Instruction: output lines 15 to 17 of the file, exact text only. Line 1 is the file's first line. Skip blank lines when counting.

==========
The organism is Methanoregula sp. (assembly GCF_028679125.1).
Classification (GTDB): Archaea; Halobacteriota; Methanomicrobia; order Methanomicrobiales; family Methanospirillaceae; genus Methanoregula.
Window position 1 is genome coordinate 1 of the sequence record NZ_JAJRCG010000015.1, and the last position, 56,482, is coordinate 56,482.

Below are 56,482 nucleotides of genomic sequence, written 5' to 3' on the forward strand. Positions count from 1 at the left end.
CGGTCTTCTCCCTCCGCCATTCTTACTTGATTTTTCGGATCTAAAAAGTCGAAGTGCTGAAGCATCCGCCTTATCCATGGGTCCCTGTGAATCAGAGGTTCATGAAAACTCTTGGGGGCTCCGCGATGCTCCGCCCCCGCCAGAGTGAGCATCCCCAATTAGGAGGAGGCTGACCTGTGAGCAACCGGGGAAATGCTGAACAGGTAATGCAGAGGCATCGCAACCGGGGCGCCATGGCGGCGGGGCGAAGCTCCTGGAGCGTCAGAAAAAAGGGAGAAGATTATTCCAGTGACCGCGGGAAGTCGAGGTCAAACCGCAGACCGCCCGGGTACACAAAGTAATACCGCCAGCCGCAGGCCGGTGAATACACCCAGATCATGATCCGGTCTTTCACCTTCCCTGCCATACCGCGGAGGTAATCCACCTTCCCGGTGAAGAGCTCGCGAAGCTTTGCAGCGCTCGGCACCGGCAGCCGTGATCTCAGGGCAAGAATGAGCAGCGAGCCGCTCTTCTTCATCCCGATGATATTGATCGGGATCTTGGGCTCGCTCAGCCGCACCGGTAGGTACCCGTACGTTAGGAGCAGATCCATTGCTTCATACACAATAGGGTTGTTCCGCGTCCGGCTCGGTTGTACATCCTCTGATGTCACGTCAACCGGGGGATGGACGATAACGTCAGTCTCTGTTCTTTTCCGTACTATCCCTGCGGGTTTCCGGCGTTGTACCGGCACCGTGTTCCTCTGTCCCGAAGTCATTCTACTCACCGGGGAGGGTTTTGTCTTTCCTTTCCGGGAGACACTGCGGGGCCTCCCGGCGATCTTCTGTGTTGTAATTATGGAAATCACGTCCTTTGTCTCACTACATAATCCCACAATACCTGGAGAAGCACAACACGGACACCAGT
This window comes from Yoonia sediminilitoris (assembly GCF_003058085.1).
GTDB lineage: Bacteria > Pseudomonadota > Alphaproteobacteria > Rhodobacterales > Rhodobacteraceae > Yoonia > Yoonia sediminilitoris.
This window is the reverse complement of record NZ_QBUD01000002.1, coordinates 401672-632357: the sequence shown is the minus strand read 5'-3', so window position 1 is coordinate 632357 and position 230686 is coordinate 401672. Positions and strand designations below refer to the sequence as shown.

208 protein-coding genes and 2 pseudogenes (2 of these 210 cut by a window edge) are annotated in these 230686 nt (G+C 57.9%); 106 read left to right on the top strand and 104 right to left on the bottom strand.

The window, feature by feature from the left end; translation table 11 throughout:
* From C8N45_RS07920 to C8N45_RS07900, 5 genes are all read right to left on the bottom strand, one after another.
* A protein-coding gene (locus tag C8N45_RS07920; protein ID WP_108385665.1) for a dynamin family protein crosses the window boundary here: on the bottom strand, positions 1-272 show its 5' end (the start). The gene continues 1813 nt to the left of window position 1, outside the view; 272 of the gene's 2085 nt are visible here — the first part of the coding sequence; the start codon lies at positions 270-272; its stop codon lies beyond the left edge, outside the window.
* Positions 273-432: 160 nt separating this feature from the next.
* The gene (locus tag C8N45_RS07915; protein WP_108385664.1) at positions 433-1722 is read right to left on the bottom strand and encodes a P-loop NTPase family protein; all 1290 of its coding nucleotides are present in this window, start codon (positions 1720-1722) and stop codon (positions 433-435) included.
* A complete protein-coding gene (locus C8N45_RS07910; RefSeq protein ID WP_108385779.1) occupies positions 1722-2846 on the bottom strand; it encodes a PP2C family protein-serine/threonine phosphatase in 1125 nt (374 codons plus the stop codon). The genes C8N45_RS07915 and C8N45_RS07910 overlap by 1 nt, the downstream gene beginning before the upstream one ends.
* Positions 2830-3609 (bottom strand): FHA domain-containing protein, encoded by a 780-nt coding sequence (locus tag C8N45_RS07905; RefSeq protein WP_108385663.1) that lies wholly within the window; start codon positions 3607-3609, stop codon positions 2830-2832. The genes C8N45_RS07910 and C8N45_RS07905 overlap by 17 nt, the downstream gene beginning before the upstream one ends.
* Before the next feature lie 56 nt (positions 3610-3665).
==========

* A complete protein-coding gene (locus C8N45_RS07910; RefSeq protein ID WP_108385779.1) occupies positions 1722-2846 on the bottom strand; it encodes a PP2C family protein-serine/threonine phosphatase in 1125 nt (374 codons plus the stop codon). The genes C8N45_RS07915 and C8N45_RS07910 overlap by 1 nt, the downstream gene beginning before the upstream one ends.
* Positions 2830-3609 (bottom strand): FHA domain-containing protein, encoded by a 780-nt coding sequence (locus tag C8N45_RS07905; RefSeq protein WP_108385663.1) that lies wholly within the window; start codon positions 3607-3609, stop codon positions 2830-2832. The genes C8N45_RS07910 and C8N45_RS07905 overlap by 17 nt, the downstream gene beginning before the upstream one ends.
* Before the next feature lie 56 nt (positions 3610-3665).